Neon Bull

Neon Bull ★★★½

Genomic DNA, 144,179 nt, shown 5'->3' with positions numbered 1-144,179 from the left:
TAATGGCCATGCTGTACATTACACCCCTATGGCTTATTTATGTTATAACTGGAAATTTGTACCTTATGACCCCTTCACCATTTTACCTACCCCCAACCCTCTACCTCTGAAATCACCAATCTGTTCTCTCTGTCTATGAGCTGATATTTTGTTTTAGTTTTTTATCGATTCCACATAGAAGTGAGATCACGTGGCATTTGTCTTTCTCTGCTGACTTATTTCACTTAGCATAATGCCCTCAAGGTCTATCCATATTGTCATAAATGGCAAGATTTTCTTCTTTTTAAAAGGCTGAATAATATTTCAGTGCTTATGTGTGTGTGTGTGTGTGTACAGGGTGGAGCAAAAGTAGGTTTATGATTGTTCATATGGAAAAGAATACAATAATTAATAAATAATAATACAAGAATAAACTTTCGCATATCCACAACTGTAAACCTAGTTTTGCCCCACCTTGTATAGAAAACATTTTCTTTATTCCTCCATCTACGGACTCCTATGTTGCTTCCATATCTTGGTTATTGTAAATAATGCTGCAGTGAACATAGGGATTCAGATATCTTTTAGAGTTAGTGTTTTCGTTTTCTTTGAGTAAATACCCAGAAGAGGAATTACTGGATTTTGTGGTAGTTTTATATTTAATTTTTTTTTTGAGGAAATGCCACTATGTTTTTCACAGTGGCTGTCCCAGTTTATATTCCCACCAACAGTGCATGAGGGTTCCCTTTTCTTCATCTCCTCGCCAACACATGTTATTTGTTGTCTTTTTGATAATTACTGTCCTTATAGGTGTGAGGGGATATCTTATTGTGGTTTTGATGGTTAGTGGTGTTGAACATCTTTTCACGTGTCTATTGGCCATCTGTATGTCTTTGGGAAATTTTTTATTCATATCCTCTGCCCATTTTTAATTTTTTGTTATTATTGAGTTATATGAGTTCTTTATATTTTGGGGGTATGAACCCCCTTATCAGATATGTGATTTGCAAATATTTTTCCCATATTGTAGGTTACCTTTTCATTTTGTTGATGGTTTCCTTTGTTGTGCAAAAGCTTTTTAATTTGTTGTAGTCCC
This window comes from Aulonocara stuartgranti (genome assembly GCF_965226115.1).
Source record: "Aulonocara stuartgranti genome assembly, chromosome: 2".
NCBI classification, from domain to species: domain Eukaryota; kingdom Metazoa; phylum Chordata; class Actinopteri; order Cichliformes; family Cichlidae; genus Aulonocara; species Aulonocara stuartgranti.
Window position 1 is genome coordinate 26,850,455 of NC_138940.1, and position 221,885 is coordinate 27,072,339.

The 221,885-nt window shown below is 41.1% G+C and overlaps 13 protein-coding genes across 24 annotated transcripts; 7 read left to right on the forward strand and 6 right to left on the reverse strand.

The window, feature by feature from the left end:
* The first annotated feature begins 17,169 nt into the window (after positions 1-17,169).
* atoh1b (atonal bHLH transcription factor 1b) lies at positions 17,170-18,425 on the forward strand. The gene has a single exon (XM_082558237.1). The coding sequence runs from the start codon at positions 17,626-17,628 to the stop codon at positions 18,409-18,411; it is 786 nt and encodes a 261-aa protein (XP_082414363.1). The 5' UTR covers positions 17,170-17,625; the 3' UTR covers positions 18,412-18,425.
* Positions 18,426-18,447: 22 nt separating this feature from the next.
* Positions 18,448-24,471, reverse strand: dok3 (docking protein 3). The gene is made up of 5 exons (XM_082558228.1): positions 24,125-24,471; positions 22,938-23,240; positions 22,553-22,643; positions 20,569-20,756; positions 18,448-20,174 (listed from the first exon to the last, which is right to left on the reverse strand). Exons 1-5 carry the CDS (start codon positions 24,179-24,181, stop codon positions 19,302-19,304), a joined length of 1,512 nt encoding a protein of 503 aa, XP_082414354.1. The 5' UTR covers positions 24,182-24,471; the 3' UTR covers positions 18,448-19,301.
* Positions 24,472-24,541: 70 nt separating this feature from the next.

I found myself unexpectedly moved by this film, for reminding me so much of everything I experienced in Cuba six years ago. Staying in Guantanamo for nearly three weeks on my uncle's farm, which is outfitted with electricity in the most inventive and seemingly dangerous ways, I lived and worked for two weeks the life I would have probably lived had I never left the country with my family in 1980. From the manner in which Galega makes coffee, to the way the bulls are pounded on and walked over, to the way shit and grime clings to you from morning to night, the film articulates a tactile, lived-in sense of what it's like to live on the fringes of society. The intimacy of the micro-society it etches is expressive and humane, rich in nuances that feel deeply personal to the filmmaker. And the way Iremar, who wishes to be a fashion designer, works his passion into his workaday grind, reminded me of all the dreams my mother and father had but couldn't ever fulfill. I was endeared to Iremar because of his resourcefulness, even though I wish the plasticity to some of the film's set pieces felt a little more purposefully keyed to the process by which he creates his fashions.